Actually, I'm a bit ambivalent about the possibility of Beka and Tyr getting sweaty together because Beka's judgment about the men in her life has apparently always been terrible. Her father was a loser, her brother was a creep, her father's best friend was a greedy megalomaniac, and the last guy she hooked up with was a self-centered would-be assassin. If I were Tyr, I would be fearful that I might even be considered a candidate for such ranks. Then again, if I were Tyr, I wouldn't be interested in Beka because she lacks selective Nietzschean genes for physical perfection, a trait Beka admits she craves in men. In close quarters with Dylan and Tyr, she must take a lot of cold showers.
But Tyr once again shows that deep down, he doesn't love Beka; he loves Dylan. While Tyr's fretting about what to do about his missing friends aboard the Maru -- whether to blow them up and save Andromeda or risk his life for them -- Dylan's the one he keeps talking about. Rommie's taunt at the end about Dylan being a better man of action comes off as a cheap attempt by the writers to remind us that Sorbo, not Cobb, is supposed to be the hunky hero of this show, yet it's completely unnecessary. Tyr's devotion to Dylan, along with Rommie's devotion to Dylan, Beka's ongoing scripting as in need of a man like Dylan to save her from a life of crime, drugs and bad men, and Harper and Trance's frequent dismissal to trivial supporting roles ensure that Captain Hunt is all anyone ever thinks about anyway.
I howled aloud when Rommie asked Tyr if he expected her to magically beam Dylan off the Maru. Steal a little Trek, mock a little Trek. But am I dwelling on the superficial titillation value of this episode? Perhaps that's because it doesn't stand up very well to deep analysis. While it's sweet of Dylan to head off with Beka to a funeral while he's supposed to be overseeing the evacuation of a planet, it also seems a bit foolhardy; he has to call Tyr back to remind him to play nice after Tyr hangs up on him, he sends Trance on an away mission and he lets Harper come with him and Beka as well, meaning that if anything happens to Andromeda's systems, the entire ship is in the hands of a Nietzschean whose progenitor's bones are hidden in her bowels.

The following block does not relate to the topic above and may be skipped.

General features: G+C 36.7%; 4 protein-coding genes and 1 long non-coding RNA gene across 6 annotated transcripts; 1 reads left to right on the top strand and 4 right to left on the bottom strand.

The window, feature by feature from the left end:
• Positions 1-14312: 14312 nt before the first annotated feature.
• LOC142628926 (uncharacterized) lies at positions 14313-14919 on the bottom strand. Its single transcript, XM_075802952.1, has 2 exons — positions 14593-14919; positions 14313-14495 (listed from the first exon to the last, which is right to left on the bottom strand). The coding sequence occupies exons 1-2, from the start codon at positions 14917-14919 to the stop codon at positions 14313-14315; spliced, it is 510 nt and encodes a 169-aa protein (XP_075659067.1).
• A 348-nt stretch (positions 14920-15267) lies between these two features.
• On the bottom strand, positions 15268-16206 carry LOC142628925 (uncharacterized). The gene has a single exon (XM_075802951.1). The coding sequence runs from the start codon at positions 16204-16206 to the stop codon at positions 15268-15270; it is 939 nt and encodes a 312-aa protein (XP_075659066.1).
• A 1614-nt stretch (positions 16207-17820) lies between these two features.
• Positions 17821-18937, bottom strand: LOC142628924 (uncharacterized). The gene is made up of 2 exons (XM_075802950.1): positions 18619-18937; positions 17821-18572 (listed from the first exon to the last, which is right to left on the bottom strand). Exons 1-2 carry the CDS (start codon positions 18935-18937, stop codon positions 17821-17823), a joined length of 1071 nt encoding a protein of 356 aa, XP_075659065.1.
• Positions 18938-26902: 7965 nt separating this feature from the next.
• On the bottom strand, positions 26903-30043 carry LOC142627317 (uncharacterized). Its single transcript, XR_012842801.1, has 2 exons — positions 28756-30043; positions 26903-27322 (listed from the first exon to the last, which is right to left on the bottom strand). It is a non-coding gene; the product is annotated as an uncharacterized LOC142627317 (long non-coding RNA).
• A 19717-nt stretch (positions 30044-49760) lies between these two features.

The ease with which the three Maru crewmembers are overpowered by Jensen's ragtag team is a little embarrassing, particularly given the cheesiness of Bobby's Borgification -- his chest sounds hollow when struck and parts of him appear to be rusting. It's also not clear who performed the operation on him, nor whether he was telling the truth or lying about being hit by a mine -- late in the episode he suggests that he views the prosthetics as improvements, not a last-ditch method of saving his skin. The metal also gets in the way of the climactic action sequence, where Bobby and Dylan's kicks miss each other by several inches yet still manage to knock one another down.
'Be All My Sins Remembered' features a lot of neat interior shots of the Maru to make up for the bizarre sequence where the Maru escapes the Dragans by hiding in Saturn's rings -- one minute they're in orbit around Earth, then they're in what could be a ring or the asteroid belt, then it looks like they're just beyond Jupiter's Great Red Spot. This confusion troubles me less than my utter befuddlement about who colonized Cascada, and when, with all that presumably valuable radioactive material, and how come the Muganis are allowing an outsider with cybernetic implants to lead them, and oh please do we have to listen to another Dylan Hunt 'just listen to my canned speech and you'll be able to think freely, which means doing things my way' moment. Sometimes he reminds me of George W. Bush, and I do not mean that in a good way.
Yet the actors on this show rarely fail to rise to any occasion. In this case, Woolvett does an excellent job playing past-and-present Harper, and Ryder gives a subtle performance that refuses to cater to the over-the-top drama of the lost-love storyline. I'm sorry that Beka would call a man who claims her as property, lies to her and risks her ship 'the love of my life,' but her flaws make her a fascinating character. Dylan would be more interesting if he had complex flaws scripted as such, rather than near-imperviousness breached by bad scriptwriting. Plus Sorbo would have more to do as an actor and wouldn't need contrived moments intoning that one can ever take his humanity away.